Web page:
Actual photograph used by 1929 Saugus train robber Tom Vernon (1884?-1967) to "prove" his identity as Buffalo Vernon, rodeo star.
It's really a picture of a picture — everything you see above is the photograph, except for the white space around it. This approx. 2¾x4-inch photographic print shows a
real photo postcard (RPPC) that shows the back of Buffalo Vernon as he bulldogs a steer at a rodeo.
Different publication of same underlying image. Click to enlarge.
The underlying image was published as an RPPC more than once and was described in different ways. In Tom's version, the printed caption reads: "Reviewed by Col. Roosevelt / Cheyenne, Wyo." That would be the 1910 Cheyenne Frontier Days
rodeo, which was held in August 1910. Col. Roosevelt (President Theodore Roosevelt) reviewed the Cheyenne rodeo in 1910 but not in 1911. Another printing (at left) identifies it as
the 1910 Pendleton Round-Up. According to Pendleton Round-Up at 100, Buffalo Vernon gave a bulldogging exhibition at Pendleton in 1910; the following year (September 1911), bulldogging was an event at Pendleton, and Buffalo Vernon took home
the $75 cash prize.
On the back of his photo-of-a-photo, Tom Vernon writes: "I don this to pleas old Bill Pickett at the request of Col. Joe Miller of the 101 Ranch. /s/ Buffalo Vernon."
Willie M. "Bill" Pickett (1870-1932) was a famous African-American cowboy who is credited with inventing bulldogging, which is to pull down a steer the way cowdogs (literally, bull dogs) did it — by biting the steer on the muzzle. Pickett once described that he would
"sink his strong ivory teeth into the upper lip of the animal, and throwing his shoulder against the neck of the steer, strain and twist until the animal, with its head drawn one way under the controlling influence of those merciless teeth and its body forced another, until the brute, under the strain of slowly bending neck, quivered, trembled and then sank to the ground."
Buffalo Vernon reportedly used the same technique.
Tom Vernon included this photograph (and others) with a letter he mailed July 3, 1962, in reply to Eric C. Matthews (1892-1977), a Western buff, author and onetime rodeo contestant who had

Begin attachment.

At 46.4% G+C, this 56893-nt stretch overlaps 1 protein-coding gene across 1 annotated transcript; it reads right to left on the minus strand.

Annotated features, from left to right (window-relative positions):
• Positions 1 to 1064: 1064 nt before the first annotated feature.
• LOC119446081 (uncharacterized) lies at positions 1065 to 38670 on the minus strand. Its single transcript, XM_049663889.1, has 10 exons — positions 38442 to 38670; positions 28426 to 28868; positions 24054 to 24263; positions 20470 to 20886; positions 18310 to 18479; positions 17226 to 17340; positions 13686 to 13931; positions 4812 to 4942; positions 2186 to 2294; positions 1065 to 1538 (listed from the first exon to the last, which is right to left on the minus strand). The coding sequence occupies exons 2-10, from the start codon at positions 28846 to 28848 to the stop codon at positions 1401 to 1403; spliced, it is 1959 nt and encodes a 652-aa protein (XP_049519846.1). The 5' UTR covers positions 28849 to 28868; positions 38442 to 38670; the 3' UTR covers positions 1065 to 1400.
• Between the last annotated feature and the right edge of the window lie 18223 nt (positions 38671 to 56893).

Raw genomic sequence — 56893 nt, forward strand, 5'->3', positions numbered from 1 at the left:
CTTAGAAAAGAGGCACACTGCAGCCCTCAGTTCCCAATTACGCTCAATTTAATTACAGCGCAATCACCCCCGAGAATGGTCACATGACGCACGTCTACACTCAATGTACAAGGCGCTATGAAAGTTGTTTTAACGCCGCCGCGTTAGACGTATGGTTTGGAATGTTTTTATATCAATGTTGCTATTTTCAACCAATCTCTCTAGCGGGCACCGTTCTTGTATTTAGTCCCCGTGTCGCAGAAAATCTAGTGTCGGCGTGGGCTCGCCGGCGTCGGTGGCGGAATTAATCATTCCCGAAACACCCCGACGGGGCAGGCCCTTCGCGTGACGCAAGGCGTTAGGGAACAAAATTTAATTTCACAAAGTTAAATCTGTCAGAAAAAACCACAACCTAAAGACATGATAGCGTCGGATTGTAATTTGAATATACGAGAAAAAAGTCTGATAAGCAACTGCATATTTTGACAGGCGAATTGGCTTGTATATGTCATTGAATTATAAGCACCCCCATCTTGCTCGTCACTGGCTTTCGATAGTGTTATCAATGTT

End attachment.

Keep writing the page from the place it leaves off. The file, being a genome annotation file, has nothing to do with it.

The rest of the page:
participated in the 1911 Cheyenne Frontier Days rodeo. Somehow Matthews, of St. Louis, Mo., traced him to a tiny bungalow at 825 V St., Sacramento (see below); perhaps Matthews had seen a feature story about him like this one.
Matthews must have asked him if he was the same Buffalo Vernon he remembered from his old rodeo days, because Tom Vernon replied (see letter below):
"Yes, I am the same Buffalo Vernon you met at Cheyenne, Wyo., in 1911. ... I had bull-dogged the first steer from the back of a running horse in a contest under rules at
Pendleton, Org. [sic] in 1910."
The 1962 letter and the inscription on the back of the photograph are written in the same 78-year-old hand, and with the same pen.
Clearly, Matthews was not aware the real Buffalo Vernon — Jesse Shisler, aka Jess "Buff" Vernon — had died in 1939.
And Tom failed to mention that while Buffalo Vernon was wowing crowds and rodeo judges on all of the dates in question — Cheyenne in August 1910 and 1911, Pendleton in September 1910 and 1911 —
Tom himself was safely behind bars in San Quentin State Prison. He wasn't
released until December 16, 1911, after serving three years of a 4-year term for larceny. (Probably horse stealing; he had a nasty habit of taking other people's horses without their permission.)
How do we know our train robber Tom Vernon wrote the letters and sent the photos to Matthews, and not some other impostor? Because the letters and photos are intended to prove Tom's identity as both Buffalo Vernon and Tom Averill
(supposedly the long-lost love child of the notorious Cattle Kate and Jim Averill/Averell).
"Tom Averill" is how the newspapers knew our train robber. "Thomas Vernon" is how the California penal system knew him.
This photograph and related documents were among the personal effects of Eric C. Matthews' brother, Hugh H. Mathews [sic], upon his death in Lemon Grove (San Diego County) in 1988. Next it was in the possession
of Hugh Mathews' neighbor and executrix, Darlene A. Roth, at the time of her death. From there it went to Roth's daughter, Gina Koesterer Portuguez of Santee (San Diego County), and then to us in 2017.
Compare the handwriting of the photo inscription to Vernon's 1962 letter to Matthews. Click to enlarge.
Tom Vernon was living at 825 V St., Sacramento, when Matthews contacted him in 1962. 825 is the small bungalow, possibly a converted garage, between the two-story buildings.
LW2914: 9600 dpi jpeg from original photograph purchased 3-5-2017 by Leon Worden from Gina Koesterer Portuguez.